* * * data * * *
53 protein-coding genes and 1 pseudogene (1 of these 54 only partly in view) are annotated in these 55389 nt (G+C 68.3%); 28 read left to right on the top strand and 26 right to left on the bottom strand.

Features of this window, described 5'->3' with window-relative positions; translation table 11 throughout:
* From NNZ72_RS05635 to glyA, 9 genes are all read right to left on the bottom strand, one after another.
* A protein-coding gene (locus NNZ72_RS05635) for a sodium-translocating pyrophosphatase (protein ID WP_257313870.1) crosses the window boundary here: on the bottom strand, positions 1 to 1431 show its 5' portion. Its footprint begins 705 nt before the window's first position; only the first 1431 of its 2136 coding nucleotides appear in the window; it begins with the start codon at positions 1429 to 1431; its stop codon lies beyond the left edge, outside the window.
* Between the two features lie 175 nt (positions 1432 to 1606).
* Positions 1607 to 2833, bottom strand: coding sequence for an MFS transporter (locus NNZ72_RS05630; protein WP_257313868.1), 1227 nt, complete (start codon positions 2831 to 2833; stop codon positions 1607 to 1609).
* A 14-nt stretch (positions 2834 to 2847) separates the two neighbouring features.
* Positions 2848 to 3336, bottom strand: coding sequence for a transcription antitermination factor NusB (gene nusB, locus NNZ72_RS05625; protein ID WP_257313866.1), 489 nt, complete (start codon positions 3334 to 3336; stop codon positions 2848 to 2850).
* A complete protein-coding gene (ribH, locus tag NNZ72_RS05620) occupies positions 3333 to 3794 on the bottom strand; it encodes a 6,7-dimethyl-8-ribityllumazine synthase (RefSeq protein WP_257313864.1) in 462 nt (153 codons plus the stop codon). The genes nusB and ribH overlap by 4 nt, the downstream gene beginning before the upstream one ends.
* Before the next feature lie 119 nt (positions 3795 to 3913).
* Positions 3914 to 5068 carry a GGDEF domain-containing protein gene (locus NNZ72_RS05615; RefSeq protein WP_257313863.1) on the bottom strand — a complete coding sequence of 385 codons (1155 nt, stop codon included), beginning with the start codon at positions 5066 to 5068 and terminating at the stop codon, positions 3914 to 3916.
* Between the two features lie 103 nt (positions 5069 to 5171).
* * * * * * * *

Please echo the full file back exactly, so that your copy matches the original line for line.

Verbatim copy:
53 protein-coding genes and 1 pseudogene (1 of these 54 only partly in view) are annotated in these 55389 nt (G+C 68.3%); 28 read left to right on the top strand and 26 right to left on the bottom strand.

Features of this window, described 5'->3' with window-relative positions; translation table 11 throughout:
* From NNZ72_RS05635 to glyA, 9 genes are all read right to left on the bottom strand, one after another.
* A protein-coding gene (locus NNZ72_RS05635) for a sodium-translocating pyrophosphatase (protein ID WP_257313870.1) crosses the window boundary here: on the bottom strand, positions 1 to 1431 show its 5' portion. Its footprint begins 705 nt before the window's first position; only the first 1431 of its 2136 coding nucleotides appear in the window; it begins with the start codon at positions 1429 to 1431; its stop codon lies beyond the left edge, outside the window.
* Between the two features lie 175 nt (positions 1432 to 1606).
* Positions 1607 to 2833, bottom strand: coding sequence for an MFS transporter (locus NNZ72_RS05630; protein WP_257313868.1), 1227 nt, complete (start codon positions 2831 to 2833; stop codon positions 1607 to 1609).
* A 14-nt stretch (positions 2834 to 2847) separates the two neighbouring features.
* Positions 2848 to 3336, bottom strand: coding sequence for a transcription antitermination factor NusB (gene nusB, locus NNZ72_RS05625; protein ID WP_257313866.1), 489 nt, complete (start codon positions 3334 to 3336; stop codon positions 2848 to 2850).
* A complete protein-coding gene (ribH, locus tag NNZ72_RS05620) occupies positions 3333 to 3794 on the bottom strand; it encodes a 6,7-dimethyl-8-ribityllumazine synthase (RefSeq protein WP_257313864.1) in 462 nt (153 codons plus the stop codon). The genes nusB and ribH overlap by 4 nt, the downstream gene beginning before the upstream one ends.
* Before the next feature lie 119 nt (positions 3795 to 3913).
* Positions 3914 to 5068 carry a GGDEF domain-containing protein gene (locus NNZ72_RS05615; RefSeq protein WP_257313863.1) on the bottom strand — a complete coding sequence of 385 codons (1155 nt, stop codon included), beginning with the start codon at positions 5066 to 5068 and terminating at the stop codon, positions 3914 to 3916.
* Between the two features lie 103 nt (positions 5069 to 5171).